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All metals are in a constant state of trying to return to their natural state as they were in the ground. Corrosion byproducts/rust is the most common visual evidence of that process. Some elements/materials tend to accelerate the process while others tend to slow it down.
The material found in some tap water can tend to accelerate the process.
Drain fixtures come in a wide range of quality. The less expensive ones are made of a cheaper material and more likely to corrode faster. Chrome drains, for example, are "dipped" in chrome which creates a barrier between the metal and the materials (i.e.: water, oxygen, etc...) that cause corrosion. If that layer of chrome gets chipped or worn off, corrosion will start almost immediately.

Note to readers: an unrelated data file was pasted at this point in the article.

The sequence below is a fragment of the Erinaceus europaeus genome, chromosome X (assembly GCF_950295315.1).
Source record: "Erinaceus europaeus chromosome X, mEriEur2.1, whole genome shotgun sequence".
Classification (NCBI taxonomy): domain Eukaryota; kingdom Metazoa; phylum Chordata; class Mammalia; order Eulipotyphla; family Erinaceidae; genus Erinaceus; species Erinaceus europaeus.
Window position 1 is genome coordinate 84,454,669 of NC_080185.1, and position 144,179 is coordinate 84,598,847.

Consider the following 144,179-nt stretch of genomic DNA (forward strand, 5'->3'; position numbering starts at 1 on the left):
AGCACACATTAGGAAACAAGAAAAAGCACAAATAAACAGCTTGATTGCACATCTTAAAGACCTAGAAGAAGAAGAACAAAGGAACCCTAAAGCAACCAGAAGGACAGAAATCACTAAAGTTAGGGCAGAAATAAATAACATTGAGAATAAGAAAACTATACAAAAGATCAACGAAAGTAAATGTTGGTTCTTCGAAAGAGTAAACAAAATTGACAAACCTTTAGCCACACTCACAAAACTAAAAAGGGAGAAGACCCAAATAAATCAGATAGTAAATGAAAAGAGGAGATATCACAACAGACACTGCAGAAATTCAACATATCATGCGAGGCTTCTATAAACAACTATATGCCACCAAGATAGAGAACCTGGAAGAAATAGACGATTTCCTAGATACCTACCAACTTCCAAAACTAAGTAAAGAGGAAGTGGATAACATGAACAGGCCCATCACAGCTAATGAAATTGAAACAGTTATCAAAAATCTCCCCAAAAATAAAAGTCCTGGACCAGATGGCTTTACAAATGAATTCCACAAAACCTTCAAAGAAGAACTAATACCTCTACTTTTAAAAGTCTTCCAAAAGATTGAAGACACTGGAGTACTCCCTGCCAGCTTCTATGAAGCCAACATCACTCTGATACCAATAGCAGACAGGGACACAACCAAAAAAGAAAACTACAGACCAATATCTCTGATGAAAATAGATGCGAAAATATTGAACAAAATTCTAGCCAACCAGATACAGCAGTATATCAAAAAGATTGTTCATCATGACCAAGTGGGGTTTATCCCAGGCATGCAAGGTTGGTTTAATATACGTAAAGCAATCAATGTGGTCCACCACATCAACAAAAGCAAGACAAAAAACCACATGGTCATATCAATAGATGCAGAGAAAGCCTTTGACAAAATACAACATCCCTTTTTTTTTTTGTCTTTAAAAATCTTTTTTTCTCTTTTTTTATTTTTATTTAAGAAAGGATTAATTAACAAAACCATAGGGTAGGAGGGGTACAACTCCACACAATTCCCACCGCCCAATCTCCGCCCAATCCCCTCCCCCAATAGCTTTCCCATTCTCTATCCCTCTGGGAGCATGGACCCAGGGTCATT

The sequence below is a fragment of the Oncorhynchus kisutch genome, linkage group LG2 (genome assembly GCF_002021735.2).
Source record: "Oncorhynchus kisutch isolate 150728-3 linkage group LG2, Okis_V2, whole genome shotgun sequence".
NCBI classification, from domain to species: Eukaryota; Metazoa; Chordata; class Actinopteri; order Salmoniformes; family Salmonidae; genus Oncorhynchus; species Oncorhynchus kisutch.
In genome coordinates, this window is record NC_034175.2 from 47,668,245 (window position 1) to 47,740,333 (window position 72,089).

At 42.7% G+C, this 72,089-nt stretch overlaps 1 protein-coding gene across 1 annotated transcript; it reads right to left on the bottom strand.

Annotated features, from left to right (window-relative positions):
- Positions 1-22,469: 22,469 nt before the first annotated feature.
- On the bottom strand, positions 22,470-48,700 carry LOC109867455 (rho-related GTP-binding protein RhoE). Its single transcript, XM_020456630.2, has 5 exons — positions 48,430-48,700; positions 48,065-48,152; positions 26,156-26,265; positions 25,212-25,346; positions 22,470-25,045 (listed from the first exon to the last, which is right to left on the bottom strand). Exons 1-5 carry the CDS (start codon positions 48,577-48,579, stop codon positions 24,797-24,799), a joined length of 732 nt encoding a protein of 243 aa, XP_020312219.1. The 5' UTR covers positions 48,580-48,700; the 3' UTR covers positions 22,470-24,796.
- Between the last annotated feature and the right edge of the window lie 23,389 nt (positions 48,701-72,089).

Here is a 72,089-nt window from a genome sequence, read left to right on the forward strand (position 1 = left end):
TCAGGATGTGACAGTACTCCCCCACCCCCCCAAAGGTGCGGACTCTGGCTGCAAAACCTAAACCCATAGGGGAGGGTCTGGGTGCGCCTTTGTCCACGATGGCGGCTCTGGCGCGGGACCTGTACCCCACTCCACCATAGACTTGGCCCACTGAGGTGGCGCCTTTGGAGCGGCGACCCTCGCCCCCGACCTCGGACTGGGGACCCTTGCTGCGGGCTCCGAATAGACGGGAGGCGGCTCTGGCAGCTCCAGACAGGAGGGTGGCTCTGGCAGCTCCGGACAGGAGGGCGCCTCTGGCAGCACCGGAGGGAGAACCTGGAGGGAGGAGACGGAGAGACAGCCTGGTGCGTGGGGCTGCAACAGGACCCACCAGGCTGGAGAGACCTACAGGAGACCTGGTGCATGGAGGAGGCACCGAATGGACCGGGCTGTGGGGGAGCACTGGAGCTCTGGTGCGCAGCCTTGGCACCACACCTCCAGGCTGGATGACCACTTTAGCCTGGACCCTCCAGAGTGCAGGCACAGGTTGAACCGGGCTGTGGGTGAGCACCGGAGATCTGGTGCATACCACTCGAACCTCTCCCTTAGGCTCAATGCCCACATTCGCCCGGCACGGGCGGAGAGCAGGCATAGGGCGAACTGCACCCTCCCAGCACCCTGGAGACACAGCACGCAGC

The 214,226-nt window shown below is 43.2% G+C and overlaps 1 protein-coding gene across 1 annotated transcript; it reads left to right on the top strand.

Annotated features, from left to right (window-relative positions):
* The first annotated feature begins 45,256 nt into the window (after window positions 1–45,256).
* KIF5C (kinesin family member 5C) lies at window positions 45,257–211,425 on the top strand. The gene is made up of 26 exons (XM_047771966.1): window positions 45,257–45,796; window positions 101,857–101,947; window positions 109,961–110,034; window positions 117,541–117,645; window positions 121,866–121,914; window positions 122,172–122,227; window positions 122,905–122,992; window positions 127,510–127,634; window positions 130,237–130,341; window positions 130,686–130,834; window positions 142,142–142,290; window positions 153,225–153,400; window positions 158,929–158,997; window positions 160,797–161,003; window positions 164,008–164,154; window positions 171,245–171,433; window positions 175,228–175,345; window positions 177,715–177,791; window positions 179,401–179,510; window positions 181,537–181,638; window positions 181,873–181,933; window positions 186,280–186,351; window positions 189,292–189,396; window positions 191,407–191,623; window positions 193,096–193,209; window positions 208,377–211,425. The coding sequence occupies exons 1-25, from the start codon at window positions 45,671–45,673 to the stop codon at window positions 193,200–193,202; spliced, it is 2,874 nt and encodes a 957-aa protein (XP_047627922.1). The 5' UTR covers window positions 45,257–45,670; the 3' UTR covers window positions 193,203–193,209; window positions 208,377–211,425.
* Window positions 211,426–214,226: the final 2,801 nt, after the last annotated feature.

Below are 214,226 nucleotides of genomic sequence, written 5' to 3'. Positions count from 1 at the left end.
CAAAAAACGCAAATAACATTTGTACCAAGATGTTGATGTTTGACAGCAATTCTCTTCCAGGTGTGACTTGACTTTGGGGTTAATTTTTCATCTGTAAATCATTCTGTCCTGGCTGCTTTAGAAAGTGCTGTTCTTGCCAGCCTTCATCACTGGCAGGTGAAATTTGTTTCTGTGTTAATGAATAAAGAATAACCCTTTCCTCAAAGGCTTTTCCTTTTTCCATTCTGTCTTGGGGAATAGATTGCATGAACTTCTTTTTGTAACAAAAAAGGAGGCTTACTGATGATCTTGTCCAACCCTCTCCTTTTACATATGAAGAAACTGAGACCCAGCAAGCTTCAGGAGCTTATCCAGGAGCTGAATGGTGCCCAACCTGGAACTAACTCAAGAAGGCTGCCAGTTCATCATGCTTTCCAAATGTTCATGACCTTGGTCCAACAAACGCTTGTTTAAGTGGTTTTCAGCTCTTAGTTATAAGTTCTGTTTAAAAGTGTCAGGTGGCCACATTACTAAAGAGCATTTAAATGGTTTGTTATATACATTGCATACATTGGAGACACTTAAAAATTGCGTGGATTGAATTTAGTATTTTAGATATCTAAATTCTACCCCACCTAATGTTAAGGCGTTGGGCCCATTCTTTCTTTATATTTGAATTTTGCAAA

I suspect replacing the drain unit with a better quality one (i.e.: stainless) will greatly reduce this problem if not eliminate it altogether.
@Donna, have you been using drain cleaners or Bleach in the sink regularly? Cause either one of those has such a high impact on metals...